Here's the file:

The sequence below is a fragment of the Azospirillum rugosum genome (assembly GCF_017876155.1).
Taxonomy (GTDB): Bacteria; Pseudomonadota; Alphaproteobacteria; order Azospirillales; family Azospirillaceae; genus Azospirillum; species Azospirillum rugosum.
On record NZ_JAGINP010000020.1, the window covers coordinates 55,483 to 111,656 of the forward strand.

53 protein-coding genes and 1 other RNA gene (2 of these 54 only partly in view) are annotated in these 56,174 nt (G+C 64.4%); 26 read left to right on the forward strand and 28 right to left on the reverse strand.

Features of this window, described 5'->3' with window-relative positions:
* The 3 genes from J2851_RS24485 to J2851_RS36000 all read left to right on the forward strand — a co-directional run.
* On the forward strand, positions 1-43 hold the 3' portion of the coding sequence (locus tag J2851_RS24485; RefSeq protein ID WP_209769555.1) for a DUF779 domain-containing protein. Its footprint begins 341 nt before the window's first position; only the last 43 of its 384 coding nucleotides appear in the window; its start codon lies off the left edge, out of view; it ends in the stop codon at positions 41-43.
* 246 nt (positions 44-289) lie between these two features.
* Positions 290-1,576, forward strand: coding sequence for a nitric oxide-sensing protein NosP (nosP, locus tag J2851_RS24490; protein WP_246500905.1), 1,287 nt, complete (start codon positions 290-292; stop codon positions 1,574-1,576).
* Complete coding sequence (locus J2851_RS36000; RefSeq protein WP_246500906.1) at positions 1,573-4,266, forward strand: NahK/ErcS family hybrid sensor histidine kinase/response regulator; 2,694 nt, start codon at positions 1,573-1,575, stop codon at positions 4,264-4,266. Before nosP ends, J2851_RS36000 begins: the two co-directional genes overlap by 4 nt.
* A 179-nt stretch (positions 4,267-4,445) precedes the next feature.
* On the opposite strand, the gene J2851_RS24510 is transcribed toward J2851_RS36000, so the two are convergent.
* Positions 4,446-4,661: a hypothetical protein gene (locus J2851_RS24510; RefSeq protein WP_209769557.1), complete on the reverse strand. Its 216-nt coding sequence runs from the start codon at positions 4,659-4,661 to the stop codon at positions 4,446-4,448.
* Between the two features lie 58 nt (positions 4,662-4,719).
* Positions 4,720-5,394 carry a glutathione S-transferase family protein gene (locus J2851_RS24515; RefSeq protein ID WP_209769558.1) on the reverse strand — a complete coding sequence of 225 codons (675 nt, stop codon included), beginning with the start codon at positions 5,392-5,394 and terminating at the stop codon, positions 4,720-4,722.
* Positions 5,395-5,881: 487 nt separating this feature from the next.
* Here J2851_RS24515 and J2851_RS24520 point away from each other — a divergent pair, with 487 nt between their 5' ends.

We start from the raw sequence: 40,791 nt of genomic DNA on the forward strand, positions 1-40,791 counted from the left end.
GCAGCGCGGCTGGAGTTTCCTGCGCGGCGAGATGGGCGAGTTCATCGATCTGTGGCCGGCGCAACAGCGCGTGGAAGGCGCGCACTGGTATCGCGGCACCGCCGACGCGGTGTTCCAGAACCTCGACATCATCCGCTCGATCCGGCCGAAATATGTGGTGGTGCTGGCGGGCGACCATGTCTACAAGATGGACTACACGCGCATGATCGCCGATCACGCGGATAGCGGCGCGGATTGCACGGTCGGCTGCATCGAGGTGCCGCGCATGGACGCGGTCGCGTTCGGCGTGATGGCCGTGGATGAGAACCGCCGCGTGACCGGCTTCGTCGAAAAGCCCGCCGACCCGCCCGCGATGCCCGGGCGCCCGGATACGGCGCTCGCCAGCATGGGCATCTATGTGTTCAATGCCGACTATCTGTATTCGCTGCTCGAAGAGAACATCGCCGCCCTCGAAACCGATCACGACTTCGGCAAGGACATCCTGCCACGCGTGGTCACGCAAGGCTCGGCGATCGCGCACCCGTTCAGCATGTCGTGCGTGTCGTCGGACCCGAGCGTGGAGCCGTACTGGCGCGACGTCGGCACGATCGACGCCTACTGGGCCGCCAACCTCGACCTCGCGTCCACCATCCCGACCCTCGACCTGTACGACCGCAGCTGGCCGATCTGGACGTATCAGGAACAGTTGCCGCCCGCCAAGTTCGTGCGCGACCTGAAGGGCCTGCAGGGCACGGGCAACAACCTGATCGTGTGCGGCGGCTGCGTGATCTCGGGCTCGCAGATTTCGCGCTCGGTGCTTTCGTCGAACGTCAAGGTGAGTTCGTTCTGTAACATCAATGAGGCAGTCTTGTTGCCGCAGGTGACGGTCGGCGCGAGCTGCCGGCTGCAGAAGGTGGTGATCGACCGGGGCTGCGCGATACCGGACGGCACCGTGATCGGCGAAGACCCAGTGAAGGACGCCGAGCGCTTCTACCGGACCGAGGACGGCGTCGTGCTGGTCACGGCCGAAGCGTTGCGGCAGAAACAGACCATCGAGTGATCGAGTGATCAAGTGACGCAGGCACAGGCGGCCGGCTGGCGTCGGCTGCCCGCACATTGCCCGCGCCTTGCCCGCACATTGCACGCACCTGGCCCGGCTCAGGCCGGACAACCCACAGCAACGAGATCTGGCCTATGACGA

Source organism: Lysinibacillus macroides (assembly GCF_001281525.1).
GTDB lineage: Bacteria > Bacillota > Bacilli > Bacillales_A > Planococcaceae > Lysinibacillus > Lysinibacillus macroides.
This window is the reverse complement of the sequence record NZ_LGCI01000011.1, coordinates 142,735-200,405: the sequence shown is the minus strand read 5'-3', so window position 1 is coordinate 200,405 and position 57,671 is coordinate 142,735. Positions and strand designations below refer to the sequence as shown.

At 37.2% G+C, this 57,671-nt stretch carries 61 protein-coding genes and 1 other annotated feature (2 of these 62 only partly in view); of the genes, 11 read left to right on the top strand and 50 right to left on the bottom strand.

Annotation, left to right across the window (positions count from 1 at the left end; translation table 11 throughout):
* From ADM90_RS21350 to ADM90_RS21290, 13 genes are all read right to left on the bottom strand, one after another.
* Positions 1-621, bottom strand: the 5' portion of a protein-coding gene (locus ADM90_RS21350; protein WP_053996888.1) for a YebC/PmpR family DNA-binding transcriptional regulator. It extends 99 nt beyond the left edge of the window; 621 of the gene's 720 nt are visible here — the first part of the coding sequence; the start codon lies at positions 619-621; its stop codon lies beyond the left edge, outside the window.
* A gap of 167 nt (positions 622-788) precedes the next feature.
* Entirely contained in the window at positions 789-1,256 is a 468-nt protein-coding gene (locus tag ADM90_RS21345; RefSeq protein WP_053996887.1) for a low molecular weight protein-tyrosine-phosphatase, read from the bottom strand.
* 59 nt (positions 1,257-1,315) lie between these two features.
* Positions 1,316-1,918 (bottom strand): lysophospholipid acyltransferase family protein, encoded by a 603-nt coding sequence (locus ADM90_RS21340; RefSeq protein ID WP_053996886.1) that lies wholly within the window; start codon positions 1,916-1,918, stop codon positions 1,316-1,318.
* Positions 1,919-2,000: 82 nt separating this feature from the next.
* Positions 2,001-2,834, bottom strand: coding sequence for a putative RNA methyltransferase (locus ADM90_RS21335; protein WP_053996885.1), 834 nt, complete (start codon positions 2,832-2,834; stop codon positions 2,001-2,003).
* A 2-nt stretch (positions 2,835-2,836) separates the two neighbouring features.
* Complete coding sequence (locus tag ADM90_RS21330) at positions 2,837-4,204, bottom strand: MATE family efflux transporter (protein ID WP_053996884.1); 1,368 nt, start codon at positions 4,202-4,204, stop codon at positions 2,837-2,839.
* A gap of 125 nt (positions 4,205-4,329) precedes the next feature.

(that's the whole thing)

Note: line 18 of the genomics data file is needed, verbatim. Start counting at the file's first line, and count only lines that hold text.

We start from the raw sequence: 40,791 nt of genomic DNA on the forward strand, positions 1-40,791 counted from the left end.